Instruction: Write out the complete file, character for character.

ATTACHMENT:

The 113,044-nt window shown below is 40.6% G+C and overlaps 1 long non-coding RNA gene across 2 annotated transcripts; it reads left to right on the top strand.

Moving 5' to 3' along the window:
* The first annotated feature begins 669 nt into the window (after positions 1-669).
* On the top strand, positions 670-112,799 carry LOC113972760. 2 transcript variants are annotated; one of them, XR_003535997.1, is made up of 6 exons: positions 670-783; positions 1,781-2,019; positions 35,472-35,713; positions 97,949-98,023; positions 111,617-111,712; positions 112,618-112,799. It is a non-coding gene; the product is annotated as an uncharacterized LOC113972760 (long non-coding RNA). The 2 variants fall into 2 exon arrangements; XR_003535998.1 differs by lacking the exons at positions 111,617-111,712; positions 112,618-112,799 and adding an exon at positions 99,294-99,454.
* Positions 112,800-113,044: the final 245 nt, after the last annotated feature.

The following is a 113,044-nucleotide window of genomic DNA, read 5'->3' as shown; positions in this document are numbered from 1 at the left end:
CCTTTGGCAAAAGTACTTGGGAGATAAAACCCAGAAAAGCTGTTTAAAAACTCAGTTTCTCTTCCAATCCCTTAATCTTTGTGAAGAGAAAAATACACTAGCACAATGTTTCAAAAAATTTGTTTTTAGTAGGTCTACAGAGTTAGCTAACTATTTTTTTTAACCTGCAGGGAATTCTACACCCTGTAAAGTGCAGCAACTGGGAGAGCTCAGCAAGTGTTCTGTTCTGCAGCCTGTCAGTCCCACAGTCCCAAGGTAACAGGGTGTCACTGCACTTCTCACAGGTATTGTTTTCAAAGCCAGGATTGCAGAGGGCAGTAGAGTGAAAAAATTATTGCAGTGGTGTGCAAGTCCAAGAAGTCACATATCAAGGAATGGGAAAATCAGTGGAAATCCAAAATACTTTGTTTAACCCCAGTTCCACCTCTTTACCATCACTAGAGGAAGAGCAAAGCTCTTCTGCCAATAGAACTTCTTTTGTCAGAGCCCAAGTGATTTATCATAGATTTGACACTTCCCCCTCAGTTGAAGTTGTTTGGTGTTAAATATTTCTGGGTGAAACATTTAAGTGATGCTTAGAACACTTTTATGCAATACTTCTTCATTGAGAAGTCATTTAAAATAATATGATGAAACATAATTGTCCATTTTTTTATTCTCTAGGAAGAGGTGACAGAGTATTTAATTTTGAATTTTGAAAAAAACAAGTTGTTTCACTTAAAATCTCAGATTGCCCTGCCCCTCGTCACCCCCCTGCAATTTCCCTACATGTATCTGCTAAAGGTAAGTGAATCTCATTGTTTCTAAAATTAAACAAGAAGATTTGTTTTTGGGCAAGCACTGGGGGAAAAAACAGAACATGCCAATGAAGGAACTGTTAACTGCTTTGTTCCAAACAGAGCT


The 113,044-nt window shown below is 40.6% G+C and overlaps 1 long non-coding RNA gene across 2 annotated transcripts; it reads left to right on the top strand.

Moving 5' to 3' along the window:
* The first annotated feature begins 669 nt into the window (after positions 1-669).
* On the top strand, positions 670-112,799 carry LOC113972760. 2 transcript variants are annotated; one of them, XR_003535997.1, is made up of 6 exons: positions 670-783; positions 1,781-2,019; positions 35,472-35,713; positions 97,949-98,023; positions 111,617-111,712; positions 112,618-112,799. It is a non-coding gene; the product is annotated as an uncharacterized LOC113972760 (long non-coding RNA). The 2 variants fall into 2 exon arrangements; XR_003535998.1 differs by lacking the exons at positions 111,617-111,712; positions 112,618-112,799 and adding an exon at positions 99,294-99,454.
* Positions 112,800-113,044: the final 245 nt, after the last annotated feature.

The following is a 113,044-nucleotide window of genomic DNA, read 5'->3' as shown; positions in this document are numbered from 1 at the left end:
CCTTTGGCAAAAGTACTTGGGAGATAAAACCCAGAAAAGCTGTTTAAAAACTCAGTTTCTCTTCCAATCCCTTAATCTTTGTGAAGAGAAAAATACACTAGCACAATGTTTCAAAAAATTTGTTTTTAGTAGGTCTACAGAGTTAGCTAACTATTTTTTTTAACCTGCAGGGAATTCTACACCCTGTAAAGTGCAGCAACTGGGAGAGCTCAGCAAGTGTTCTGTTCTGCAGCCTGTCAGTCCCACAGTCCCAAGGTAACAGGGTGTCACTGCACTTCTCACAGGTATTGTTTTCAAAGCCAGGATTGCAGAGGGCAGTAGAGTGAAAAAATTATTGCAGTGGTGTGCAAGTCCAAGAAGTCACATATCAAGGAATGGGAAAATCAGTGGAAATCCAAAATACTTTGTTTAACCCCAGTTCCACCTCTTTACCATCACTAGAGGAAGAGCAAAGCTCTTCTGCCAATAGAACTTCTTTTGTCAGAGCCCAAGTGATTTATCATAGATTTGACACTTCCCCCTCAGTTGAAGTTGTTTGGTGTTAAATATTTCTGGGTGAAACATTTAAGTGATGCTTAGAACACTTTTATGCAATACTTCTTCATTGAGAAGTCATTTAAAATAATATGATGAAACATAATTGTCCATTTTTTTATTCTCTAGGAAGAGGTGACAGAGTATTTAATTTTGAATTTTGAAAAAAACAAGTTGTTTCACTTAAAATCTCAGATTGCCCTGCCCCTCGTCACCCCCCTGCAATTTCCCTACATGTATCTGCTAAAGGTAAGTGAATCTCATTGTTTCTAAAATTAAACAAGAAGATTTGTTTTTGGGCAAGCACTGGGGGAAAAAACAGAACATGCCAATGAAGGAACTGTTAACTGCTTTGTTCCAAACAGAGCT